In this lecture- and discussion-based seminar, we will examine the rich period of European theater from mid-twentieth century to the present. Major themes and movements in European drama during this period will emerge in the existentialism of Samuel Beckett’s Endgame, in the innovations of Tom Stoppard’s Arcadia, and in the...


Starting: Saturday, February 28, 2015
Saturdays, February 28 - April 25 (class will not meet on April 4)
Early Opera: Music, Drama, and Society from the Renaissance to the Enlightenment
Led by Brian Oberlander

Seminar Description

Explore the origins and early development of opera in Western Europe. We begin with the private courtly entertainments of the Renaissance, when music and theater were intertwined with myth, magic, and royal ceremony. We end with the star-studded commercial enterprises of the Enlightenment, along with the divas, impresarios, and chattering...


Starting: Thursday, April 2, 2015
Thursdays, April 2 – May 7
Toni Morrison's Beloved
Led by Linda Levine

Seminar Description

A 2006 New York Times survey of writers and literary critics found Toni Morrison’s Beloved to be the best work of American fiction of the previous 25 years. An enthralling and shocking work of historical fiction, Beloved portrays a woman and her children’s escape from slavery—and the aftermath. In the seminar, we...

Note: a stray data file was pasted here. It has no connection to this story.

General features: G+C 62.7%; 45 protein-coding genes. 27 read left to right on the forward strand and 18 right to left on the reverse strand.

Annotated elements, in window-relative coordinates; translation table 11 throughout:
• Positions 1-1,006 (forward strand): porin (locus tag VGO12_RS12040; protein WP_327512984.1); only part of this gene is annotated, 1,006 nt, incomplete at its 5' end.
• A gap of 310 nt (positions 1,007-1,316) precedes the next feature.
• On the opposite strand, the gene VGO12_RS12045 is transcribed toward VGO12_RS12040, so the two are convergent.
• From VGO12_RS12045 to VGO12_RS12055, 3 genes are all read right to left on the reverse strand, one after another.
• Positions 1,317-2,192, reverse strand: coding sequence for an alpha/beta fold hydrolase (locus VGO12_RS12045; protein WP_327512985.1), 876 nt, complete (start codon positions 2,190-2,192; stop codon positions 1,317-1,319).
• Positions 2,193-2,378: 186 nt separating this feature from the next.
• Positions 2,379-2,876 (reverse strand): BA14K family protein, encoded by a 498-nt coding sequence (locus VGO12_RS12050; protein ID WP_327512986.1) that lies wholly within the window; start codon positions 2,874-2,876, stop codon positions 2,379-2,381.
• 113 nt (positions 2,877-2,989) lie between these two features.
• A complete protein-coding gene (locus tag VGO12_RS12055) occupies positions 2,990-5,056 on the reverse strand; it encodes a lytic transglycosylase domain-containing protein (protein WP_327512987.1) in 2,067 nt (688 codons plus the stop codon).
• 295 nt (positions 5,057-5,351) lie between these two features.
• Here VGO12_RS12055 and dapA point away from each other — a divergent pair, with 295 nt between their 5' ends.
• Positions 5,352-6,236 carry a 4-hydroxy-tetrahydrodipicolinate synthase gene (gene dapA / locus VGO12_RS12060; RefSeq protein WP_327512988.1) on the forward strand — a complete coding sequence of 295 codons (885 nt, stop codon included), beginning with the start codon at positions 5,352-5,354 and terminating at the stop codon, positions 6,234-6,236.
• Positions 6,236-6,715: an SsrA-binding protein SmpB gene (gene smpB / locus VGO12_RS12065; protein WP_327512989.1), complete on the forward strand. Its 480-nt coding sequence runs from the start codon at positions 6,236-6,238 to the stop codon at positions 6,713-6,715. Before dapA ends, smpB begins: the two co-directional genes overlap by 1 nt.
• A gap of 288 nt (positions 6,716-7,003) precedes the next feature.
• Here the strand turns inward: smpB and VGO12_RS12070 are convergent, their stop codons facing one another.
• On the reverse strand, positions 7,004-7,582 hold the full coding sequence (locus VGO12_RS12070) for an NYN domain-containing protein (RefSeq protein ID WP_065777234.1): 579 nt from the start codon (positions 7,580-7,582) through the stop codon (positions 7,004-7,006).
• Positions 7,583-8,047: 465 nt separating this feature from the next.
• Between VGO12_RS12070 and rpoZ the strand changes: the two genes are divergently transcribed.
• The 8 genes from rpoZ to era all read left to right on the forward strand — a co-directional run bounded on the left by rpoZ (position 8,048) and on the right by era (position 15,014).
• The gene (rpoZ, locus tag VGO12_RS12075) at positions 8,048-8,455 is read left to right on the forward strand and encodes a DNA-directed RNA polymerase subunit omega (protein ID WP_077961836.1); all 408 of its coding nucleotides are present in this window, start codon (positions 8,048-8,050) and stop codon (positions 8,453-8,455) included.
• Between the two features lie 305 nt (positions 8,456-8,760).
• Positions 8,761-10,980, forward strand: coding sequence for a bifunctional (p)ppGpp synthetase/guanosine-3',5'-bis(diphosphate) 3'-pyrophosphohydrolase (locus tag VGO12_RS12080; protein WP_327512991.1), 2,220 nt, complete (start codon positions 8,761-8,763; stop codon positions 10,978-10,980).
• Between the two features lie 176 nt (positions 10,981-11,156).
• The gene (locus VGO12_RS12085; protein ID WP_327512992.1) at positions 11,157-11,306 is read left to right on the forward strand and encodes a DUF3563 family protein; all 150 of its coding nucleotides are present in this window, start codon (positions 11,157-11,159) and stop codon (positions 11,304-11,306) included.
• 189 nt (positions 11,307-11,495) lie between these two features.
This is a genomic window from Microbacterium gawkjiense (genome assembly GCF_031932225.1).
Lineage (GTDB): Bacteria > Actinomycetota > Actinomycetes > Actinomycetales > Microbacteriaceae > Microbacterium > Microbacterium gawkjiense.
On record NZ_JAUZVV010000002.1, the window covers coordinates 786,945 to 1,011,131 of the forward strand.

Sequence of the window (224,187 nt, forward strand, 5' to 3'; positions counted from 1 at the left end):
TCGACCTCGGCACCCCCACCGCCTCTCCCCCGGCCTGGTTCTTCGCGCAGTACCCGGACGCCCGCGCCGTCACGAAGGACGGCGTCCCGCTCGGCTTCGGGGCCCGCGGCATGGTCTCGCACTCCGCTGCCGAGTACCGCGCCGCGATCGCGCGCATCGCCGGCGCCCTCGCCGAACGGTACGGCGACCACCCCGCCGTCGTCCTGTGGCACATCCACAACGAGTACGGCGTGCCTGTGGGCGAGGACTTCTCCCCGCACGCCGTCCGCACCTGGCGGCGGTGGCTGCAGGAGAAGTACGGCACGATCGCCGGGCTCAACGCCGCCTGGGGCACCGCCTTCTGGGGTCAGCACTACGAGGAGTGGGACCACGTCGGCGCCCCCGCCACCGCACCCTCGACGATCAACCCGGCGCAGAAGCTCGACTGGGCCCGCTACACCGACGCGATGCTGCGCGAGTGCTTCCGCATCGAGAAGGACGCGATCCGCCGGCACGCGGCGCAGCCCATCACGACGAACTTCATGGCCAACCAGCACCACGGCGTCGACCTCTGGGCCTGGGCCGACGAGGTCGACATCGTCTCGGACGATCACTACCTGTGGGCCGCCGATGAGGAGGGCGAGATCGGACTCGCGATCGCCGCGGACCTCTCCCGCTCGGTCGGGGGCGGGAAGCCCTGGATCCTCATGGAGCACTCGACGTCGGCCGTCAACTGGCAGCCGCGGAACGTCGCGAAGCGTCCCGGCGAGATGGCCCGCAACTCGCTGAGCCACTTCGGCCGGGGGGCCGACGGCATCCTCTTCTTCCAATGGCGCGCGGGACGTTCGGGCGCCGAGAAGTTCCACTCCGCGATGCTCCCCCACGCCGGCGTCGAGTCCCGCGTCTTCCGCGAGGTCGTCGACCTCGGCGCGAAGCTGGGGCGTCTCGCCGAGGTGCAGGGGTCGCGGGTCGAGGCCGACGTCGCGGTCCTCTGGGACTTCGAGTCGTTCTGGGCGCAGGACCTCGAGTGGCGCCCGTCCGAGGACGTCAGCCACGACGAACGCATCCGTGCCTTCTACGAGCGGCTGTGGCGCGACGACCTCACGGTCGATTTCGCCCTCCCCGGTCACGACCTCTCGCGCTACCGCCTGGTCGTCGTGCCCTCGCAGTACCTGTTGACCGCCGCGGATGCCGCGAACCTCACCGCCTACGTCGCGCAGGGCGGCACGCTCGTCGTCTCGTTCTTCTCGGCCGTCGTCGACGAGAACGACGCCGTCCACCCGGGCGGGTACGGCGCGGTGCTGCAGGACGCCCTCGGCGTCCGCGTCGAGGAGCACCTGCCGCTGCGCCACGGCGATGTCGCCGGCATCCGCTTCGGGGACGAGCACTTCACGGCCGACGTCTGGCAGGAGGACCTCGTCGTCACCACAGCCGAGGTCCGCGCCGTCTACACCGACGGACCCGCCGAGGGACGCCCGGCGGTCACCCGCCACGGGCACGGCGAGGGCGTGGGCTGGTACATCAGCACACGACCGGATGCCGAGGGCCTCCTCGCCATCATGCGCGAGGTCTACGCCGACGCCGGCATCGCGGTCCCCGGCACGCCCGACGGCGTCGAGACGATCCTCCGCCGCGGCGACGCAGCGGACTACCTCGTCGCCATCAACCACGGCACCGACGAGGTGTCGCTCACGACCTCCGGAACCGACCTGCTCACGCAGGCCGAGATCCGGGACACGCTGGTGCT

Starting: Saturday, April 18, 2015
Saturdays, April 18-May 9
The Golovlyov Family and Satirical Tales by Shchedrin
Led by Julia Denne

Seminar Description

We will examine Shchedrin’s The Golovlyov Family, one of the least-known great nineteenth-century Russian novels, and several tales that demonstrate Shchedrin’s gift as a satirist. Exploring this masterpiece of unsentimental naturalism, we will encounter Porphyry Golovlyov, a classic hypocrite and Shchedrin’s most original creation....